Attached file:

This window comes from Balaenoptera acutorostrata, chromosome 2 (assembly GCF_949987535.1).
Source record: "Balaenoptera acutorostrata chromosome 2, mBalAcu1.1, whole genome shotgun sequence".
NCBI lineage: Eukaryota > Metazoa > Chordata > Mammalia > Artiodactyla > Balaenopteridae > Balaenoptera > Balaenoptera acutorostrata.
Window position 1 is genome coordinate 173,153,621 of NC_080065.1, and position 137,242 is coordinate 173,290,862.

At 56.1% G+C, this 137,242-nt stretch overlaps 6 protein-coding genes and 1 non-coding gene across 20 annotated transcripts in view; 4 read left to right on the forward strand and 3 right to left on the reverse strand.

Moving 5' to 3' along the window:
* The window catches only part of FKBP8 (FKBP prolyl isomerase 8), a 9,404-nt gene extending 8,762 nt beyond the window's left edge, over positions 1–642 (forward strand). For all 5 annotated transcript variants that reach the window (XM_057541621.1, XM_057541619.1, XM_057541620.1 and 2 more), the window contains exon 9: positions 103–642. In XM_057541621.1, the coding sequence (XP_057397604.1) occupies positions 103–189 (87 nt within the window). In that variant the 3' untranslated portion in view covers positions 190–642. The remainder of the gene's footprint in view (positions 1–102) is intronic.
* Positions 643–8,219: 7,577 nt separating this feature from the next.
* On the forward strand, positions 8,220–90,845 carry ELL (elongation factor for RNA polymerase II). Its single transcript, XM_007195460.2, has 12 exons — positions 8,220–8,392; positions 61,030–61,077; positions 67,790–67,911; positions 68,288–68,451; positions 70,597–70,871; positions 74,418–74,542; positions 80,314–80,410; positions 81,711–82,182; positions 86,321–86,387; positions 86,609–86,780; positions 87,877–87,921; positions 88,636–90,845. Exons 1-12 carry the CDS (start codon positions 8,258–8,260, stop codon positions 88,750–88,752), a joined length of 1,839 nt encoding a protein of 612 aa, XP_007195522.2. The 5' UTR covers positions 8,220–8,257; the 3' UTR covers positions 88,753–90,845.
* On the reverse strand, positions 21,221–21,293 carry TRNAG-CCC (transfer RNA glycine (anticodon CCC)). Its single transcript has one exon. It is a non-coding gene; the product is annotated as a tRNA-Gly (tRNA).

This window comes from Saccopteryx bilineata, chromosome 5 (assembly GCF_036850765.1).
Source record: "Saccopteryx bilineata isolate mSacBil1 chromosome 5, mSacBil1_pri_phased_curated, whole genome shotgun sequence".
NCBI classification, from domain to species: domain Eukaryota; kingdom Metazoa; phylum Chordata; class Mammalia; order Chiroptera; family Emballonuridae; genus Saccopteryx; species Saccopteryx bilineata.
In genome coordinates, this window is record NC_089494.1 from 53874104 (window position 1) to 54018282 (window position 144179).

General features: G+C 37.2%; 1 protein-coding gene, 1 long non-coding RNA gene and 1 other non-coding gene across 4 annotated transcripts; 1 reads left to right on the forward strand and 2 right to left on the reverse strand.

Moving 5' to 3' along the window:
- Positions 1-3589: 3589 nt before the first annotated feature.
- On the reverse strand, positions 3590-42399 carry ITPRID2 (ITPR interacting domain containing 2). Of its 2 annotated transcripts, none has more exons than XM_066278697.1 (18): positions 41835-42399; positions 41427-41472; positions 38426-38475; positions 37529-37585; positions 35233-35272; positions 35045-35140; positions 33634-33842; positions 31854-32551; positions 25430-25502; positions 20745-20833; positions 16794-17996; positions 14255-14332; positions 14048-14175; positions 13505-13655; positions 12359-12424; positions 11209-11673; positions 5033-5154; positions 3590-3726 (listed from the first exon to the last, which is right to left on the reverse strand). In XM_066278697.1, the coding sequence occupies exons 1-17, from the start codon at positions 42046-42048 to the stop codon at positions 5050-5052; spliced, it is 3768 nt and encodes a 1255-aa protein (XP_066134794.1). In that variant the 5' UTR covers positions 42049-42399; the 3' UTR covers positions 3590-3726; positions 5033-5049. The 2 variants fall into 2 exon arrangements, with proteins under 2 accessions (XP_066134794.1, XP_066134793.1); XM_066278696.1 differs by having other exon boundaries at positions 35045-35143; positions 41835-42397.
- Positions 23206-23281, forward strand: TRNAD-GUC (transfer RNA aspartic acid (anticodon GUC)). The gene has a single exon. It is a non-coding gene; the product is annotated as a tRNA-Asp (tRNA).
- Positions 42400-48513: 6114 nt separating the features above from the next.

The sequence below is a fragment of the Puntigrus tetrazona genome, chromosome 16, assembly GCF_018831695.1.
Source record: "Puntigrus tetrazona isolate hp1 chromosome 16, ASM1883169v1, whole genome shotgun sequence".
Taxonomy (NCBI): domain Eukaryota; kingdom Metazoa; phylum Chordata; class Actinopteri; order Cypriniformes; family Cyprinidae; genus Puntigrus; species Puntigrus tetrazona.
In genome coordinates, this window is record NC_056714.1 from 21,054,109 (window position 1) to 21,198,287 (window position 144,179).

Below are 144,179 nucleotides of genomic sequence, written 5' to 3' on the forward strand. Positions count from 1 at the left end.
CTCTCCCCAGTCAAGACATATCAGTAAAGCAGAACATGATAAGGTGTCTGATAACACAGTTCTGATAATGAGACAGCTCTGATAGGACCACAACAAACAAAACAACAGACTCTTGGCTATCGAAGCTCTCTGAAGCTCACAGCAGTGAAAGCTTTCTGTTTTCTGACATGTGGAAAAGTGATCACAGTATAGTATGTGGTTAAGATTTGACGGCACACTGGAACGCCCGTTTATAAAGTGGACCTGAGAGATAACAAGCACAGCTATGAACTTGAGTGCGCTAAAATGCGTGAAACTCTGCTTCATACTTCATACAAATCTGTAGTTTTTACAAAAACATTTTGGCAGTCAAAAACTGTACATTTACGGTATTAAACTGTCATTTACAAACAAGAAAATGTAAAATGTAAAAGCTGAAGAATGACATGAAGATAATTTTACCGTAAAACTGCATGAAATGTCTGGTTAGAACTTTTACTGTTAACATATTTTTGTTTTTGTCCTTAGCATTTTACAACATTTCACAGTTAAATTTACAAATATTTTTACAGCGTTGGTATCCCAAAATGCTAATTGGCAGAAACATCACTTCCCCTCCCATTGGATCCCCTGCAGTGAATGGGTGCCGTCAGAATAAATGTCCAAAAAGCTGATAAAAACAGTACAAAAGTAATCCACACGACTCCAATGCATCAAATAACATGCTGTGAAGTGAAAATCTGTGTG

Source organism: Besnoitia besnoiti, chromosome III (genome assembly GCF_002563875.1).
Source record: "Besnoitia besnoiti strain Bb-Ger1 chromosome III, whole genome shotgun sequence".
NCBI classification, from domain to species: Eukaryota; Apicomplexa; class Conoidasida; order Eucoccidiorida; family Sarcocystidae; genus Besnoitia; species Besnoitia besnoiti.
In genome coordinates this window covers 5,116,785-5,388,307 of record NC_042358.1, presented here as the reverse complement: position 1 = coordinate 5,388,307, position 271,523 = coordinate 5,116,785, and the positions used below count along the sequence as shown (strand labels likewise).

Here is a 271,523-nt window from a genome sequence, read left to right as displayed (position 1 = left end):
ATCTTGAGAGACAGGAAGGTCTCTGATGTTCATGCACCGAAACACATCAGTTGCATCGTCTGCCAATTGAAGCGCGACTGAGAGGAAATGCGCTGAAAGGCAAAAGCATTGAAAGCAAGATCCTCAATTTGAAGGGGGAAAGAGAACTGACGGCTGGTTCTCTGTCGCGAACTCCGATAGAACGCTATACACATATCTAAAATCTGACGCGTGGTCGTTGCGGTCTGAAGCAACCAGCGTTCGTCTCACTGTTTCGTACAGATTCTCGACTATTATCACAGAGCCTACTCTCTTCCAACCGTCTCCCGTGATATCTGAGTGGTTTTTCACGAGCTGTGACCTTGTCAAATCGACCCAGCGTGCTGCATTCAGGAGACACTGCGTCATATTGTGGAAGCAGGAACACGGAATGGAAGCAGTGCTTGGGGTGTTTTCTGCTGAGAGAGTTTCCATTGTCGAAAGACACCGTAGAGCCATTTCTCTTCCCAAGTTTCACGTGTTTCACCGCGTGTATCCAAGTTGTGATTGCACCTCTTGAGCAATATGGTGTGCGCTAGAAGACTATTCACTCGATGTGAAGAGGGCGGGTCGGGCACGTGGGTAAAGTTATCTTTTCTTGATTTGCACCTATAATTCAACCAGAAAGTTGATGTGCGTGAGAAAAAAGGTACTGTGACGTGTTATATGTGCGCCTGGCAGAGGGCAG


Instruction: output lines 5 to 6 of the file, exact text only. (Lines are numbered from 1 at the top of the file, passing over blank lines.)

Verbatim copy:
At 56.1% G+C, this 137,242-nt stretch overlaps 6 protein-coding genes and 1 non-coding gene across 20 annotated transcripts in view; 4 read left to right on the forward strand and 3 right to left on the reverse strand.

Moving 5' to 3' along the window: